The temperature (20˚C) needed to promote germination of E. japonicum seeds matched the temperature under the leaf litter layer, but not the temperature above; thus, germinability was reduced. Such a decrease in germinability from such a small loss in seed moisture content and over such a short time is coincident with the moisture conditions above the leaf litter layer. The leaf litter layer maintains the seed moisture content and germinability. Although there is no light under the leaf litter layer, E. japonicum seeds can germinate in the dark. Consequently, the seedlings in early spring, late May to early April, under natural conditions are those that germinated under and broke through the leaf litter layer.
The relationships between temperature, light, and moisture conditions in the leaf litter layer and germination of E. japonicum follow those for Trillium apetalon Makino (Suzuki & Kawano, 2010) . These may be the general germination characteristics of spring ephemerals.
Many species of forest floor plants, Heterotropa muramatsui (Makino) F. Maek. (Asarum muramatsui Makino), E. japonicum, and Cephalanthera falcata (Thunb.) Blume etc. have recently been listed in the Red Data Book. Spring ephemerals have a unique life history in the specific temperature, light, and moisture conditions of the leaf litter. As a representative spring ephemeral species, E. japonicum, takes more than 8 years to produce flowers (Kawano et al., 1982; Kawano, 2004) . Therefore, it is more difficult to maintain habitat for E. japonicum over a long time in warm-temperate zones. Previously, people managed the forest floor, e.g. cutting shrubs and Pleioblastus chino Makino (Nakajima et al., 2017) , and gathering leaves. Moreover, these plants show unique seed germination habits. Warm temperatures which do not reach 30˚C in summer, and high seed moisture content facilitate germinability. Leaf litter is very important for the germination of E. japonicum seeds. There are some discussions about the role of leaf litter in seed germination (Baskin & Baskin, 2014) . When we collected leaf litter in one of the areas for one winter to make compost, there was no influence on germination, since areas of coppiced forest were substantial in the past. However, careful maintenance is needed to maintain forest floor plants in the small areas of fragmented and isolated remaining forests now. To artificially propagate E. japonicum, we need to confirm the role of leaf litter in germination.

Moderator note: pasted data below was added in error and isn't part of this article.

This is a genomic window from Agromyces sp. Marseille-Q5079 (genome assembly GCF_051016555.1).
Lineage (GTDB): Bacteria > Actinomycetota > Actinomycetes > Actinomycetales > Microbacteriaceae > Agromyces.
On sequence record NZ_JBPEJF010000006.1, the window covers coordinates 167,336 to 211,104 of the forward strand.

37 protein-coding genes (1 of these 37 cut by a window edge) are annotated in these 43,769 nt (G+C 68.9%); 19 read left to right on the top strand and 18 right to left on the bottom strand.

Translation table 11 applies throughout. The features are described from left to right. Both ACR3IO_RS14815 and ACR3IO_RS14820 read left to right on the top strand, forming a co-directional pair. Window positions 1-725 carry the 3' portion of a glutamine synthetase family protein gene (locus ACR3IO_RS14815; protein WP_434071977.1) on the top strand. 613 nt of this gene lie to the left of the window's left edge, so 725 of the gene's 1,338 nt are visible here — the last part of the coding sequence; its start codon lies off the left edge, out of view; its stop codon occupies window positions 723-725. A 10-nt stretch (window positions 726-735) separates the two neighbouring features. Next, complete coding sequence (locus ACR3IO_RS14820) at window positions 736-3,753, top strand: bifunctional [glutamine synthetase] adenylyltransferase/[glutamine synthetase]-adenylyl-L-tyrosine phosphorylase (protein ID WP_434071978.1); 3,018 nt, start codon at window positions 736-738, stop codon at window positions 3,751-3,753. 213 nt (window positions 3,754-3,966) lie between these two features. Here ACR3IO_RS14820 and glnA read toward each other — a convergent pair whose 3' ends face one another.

For the sustainable development of forests, or to benefit from sustainable forest management, we need to maintain enough natural open spaces in suburban areas. It is beneficial to grow forest floor plants to create landscapes, evaluate their recreational functions, and admire natural landscapes (open spaces).
We are grateful to Mr. Toshiyuki Suzuki and Mr. Gensaku Sato, at incorporated foundation Urban park and Green society in Fukushima prefecture, Mr. Masami Ogura, Miharu Katakuri no Sato (Miharu E. japonicum village) in Fukushima Prefecture, and Mr. Yoshinori Sasaki, Village of Katakuri (E. japonicum) colonies, Nishiki town, Senboku city, Akita Prefecture, their help of seed collection in the field. We also would like to thank Editage (http://www.editage.jp/) for English language editing.